Science & Health

All sciences, health & medical news

One spring morning in 2015, Barbara Lipska got up as usual, dyed her hair and went for a jog in her suburban Virginia neighborhood.

But when she returned from a much longer than expected run, her husband Mirek was completely taken aback.

"I was lost in my own neighborhood," Lipska says. "The hair dye that I put in my hair that morning dripped down my neck. I looked like a monster when I came back home."

The Pattern Problem

Mar 29, 2018

Content Warning: This episode contains descriptions of sexual abuse.

A panel of judges sits to decide the fate of the young woman. She's the child of addicts and an ex-addict and ex-felon herself, and she's asking the court to trust her to become an attorney. The outcome of her case hinges on a question we all struggle with: are we destined to repeat our patterns, or do we generally stray in surprising directions? - a question increasingly relevant in an age when algorithms are trying to predict everything about our behavior.

The U.S. electricity sector is eyeing the developing electric car market as a remedy for an unprecedented decline in demand for electricity.

Imagine this: A pesky mosquito sips some of your blood. Hours later, the blood-sucker drops dead, poisoned by the very blood it just slurped down.

A man in the U.K. has contracted a strain of gonorrhea that is resistant to the two main drugs used to treat it, according to British health officials.

This is the latest in a long history of gonorrhea developing resistance to antibiotics – in fact, the World Health Organization has warned that doctors are running out of ways to treat it.

Treading into ethically and legally uncertain territory, a New York end-of-life agency has approved a new document that lets people stipulate in advance that they don't want food or water if they develop severe dementia.

The directive, finalized this month by the board for End Of Life Choices New York, aims to provide patients a way to hasten death in late-stage dementia, if they choose.

Marcelo Gleiser is a theoretical physicist and writer — and a professor of natural philosophy, physics and astronomy at Dartmouth College. He is the director of the Institute for Cross-Disciplinary Engagement at Dartmouth, co-founder of 13.7 and an active promoter of science to the general public.

China's Tiangong-1 space station may fall from the sky on April 1.

That is not an April Fools' joke. It's a real possibility.

The European Space Agency has narrowed its window for re-entry of the long-abandoned orbiting lab — the current estimate is that it will plunge from orbit in a fiery ball of flame sometime between March 31 to April 2.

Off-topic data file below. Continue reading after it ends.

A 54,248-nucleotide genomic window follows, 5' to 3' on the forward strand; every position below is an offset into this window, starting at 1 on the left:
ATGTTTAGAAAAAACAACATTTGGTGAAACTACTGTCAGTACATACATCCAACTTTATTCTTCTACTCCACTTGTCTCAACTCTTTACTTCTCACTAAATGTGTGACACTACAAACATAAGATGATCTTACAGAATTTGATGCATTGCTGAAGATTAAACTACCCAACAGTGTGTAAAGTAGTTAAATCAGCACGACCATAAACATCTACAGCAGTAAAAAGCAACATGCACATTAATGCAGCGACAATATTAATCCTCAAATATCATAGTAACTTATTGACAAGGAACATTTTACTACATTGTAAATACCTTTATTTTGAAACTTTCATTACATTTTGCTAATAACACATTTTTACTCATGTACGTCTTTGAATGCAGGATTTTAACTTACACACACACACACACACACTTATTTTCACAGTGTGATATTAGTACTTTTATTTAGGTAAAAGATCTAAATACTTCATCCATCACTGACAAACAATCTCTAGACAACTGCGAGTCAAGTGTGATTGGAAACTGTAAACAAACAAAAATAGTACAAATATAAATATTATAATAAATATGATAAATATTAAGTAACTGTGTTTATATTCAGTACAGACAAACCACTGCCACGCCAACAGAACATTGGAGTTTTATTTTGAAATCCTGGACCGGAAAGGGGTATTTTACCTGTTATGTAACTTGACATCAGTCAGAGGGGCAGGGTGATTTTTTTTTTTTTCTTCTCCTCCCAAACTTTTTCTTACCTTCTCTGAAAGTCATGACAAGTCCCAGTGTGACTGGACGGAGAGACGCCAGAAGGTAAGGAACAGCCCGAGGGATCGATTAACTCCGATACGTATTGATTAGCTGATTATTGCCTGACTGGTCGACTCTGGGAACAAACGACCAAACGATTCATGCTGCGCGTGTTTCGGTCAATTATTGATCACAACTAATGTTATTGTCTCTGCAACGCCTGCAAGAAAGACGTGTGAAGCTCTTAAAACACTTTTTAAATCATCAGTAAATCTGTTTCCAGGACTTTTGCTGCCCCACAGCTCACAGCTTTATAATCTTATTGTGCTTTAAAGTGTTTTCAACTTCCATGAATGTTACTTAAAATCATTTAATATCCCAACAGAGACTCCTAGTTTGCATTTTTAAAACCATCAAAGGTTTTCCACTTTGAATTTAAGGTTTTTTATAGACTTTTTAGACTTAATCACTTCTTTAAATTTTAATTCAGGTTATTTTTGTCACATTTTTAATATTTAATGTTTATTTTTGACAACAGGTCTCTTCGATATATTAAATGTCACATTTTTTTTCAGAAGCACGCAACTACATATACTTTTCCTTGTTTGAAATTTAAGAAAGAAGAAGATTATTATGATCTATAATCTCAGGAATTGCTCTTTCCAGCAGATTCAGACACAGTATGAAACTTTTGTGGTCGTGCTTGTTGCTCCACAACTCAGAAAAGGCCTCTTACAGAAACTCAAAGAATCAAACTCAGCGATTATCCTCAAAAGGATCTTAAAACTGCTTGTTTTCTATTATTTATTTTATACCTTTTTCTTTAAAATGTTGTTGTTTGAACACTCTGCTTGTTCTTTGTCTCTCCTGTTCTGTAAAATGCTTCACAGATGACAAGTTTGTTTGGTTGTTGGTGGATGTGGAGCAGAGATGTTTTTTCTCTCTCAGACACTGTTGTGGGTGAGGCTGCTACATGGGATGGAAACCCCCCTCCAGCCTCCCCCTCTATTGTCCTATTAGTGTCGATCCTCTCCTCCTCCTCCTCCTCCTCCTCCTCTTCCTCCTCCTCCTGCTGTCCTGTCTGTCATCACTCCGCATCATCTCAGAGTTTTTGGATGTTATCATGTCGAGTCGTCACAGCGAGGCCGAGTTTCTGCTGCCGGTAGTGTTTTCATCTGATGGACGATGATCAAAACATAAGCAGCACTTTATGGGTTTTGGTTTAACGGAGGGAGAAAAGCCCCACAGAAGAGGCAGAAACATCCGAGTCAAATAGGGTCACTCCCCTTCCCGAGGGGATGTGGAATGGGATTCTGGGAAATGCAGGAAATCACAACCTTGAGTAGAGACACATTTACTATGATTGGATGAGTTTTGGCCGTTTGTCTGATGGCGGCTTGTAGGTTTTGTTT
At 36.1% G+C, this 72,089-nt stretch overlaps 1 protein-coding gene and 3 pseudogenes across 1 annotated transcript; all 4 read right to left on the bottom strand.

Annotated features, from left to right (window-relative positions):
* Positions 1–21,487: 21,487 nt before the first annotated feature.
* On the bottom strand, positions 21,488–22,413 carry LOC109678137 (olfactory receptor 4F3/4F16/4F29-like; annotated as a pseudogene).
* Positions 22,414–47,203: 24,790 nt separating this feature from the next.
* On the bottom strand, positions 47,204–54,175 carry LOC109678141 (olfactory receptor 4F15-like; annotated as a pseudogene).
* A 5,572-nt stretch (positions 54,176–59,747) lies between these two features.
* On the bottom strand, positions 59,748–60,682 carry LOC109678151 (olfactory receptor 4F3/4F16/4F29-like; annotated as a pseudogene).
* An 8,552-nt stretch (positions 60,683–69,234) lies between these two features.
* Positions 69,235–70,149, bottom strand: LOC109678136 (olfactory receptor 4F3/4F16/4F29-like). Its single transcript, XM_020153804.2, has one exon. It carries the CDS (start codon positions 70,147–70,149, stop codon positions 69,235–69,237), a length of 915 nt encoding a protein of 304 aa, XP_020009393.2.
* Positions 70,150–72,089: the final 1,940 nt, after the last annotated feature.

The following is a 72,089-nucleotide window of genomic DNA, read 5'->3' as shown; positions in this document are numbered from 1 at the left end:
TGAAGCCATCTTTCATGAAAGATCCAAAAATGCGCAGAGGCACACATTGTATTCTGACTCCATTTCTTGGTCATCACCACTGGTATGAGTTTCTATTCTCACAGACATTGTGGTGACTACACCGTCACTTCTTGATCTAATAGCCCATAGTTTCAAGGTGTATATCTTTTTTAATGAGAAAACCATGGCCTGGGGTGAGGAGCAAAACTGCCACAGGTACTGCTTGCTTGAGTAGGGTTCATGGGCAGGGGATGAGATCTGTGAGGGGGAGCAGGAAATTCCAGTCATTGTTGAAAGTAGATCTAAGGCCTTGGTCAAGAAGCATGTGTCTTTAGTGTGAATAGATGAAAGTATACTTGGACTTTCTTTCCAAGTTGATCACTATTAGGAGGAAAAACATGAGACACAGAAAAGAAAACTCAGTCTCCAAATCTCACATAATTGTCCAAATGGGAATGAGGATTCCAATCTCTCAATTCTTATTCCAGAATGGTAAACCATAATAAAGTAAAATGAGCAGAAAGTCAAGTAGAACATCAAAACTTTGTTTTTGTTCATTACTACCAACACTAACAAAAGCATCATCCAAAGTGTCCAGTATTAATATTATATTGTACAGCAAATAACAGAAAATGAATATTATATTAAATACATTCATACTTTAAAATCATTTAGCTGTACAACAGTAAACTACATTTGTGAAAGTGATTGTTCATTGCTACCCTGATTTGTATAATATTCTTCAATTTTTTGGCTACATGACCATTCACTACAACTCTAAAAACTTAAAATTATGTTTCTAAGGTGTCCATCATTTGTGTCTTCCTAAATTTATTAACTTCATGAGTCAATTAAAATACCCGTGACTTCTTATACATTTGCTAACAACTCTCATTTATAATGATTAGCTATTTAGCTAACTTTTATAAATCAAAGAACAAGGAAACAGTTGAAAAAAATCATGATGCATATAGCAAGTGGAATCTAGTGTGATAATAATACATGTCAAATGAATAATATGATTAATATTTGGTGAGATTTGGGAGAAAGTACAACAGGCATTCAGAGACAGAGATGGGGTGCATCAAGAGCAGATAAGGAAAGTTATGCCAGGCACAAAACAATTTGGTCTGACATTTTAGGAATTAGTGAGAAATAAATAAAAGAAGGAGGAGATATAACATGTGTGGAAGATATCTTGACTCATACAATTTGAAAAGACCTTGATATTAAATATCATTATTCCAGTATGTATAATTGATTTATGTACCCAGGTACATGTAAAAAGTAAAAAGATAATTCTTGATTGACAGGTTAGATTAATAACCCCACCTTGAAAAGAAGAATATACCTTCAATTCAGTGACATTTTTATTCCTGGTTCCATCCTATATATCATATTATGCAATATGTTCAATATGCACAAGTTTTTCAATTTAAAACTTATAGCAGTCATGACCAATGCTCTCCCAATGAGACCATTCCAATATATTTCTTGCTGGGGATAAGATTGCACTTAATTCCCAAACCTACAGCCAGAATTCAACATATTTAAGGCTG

But that window is considered "highly variable" and no one is sure yet where exactly it will come down.

Copyright 2018 NPR. To see more, visit http://www.npr.org/.

ARI SHAPIRO, HOST:

If you've got a boatload of cash and someone you really want to impress, a Japanese company says it can help. It says it will soon be able to make meteor showers to order.

(SOUNDBITE OF MUSIC)

AILSA CHANG, HOST:

Copyright 2018 NPR. To see more, visit http://www.npr.org/.

AILSA CHANG, HOST:

And now a story about an instantly recognizable voice.

(SOUNDBITE OF ARCHIVED RECORDING)

STEPHEN HAWKING: Can you hear me?

UNIDENTIFIED PEOPLE: Yes.

Each spring in the global north, brown bears around the world emerge from their dens with new cubs. The cubs come into the world hapless and fragile. Their fathers are long gone; bear mothers must find a way to raise the cubs while surviving themselves.

Female bears generally spend either 1.5 or 2.5 years with their young. In many ways, the pressures of bear life favor the shorter option — a mother with cubs cannot mate, so the more time she spends with each litter, the fewer offspring she'll have over her lifetime.

During the past two years, fake news has been a frequent topic of real news, with articles considering the role of social media in spreading fake news, the advent of fake videos and the role these play in the political process.

Something less well-known, though, is that fake news has also become a topic of scientific investigation.

A lot of smart people spend a lot of time trying to predict how much oil and gas is going to come out of the ground in the future.

Lately, they've been getting it wrong.

"Unpredictability, measured as the frequency of extreme errors in ... projections, has increased in the most recent decade," according to an unusual new study by a team at Carnegie Mellon University that found analysts are getting worse at predicting both how much oil and gas will be produced and how much Americans will need.

It's 3 a.m. You wake up abruptly with a bad case of dry mouth. You drag yourself out of bed and begin fumbling in the dark to get a glass of water.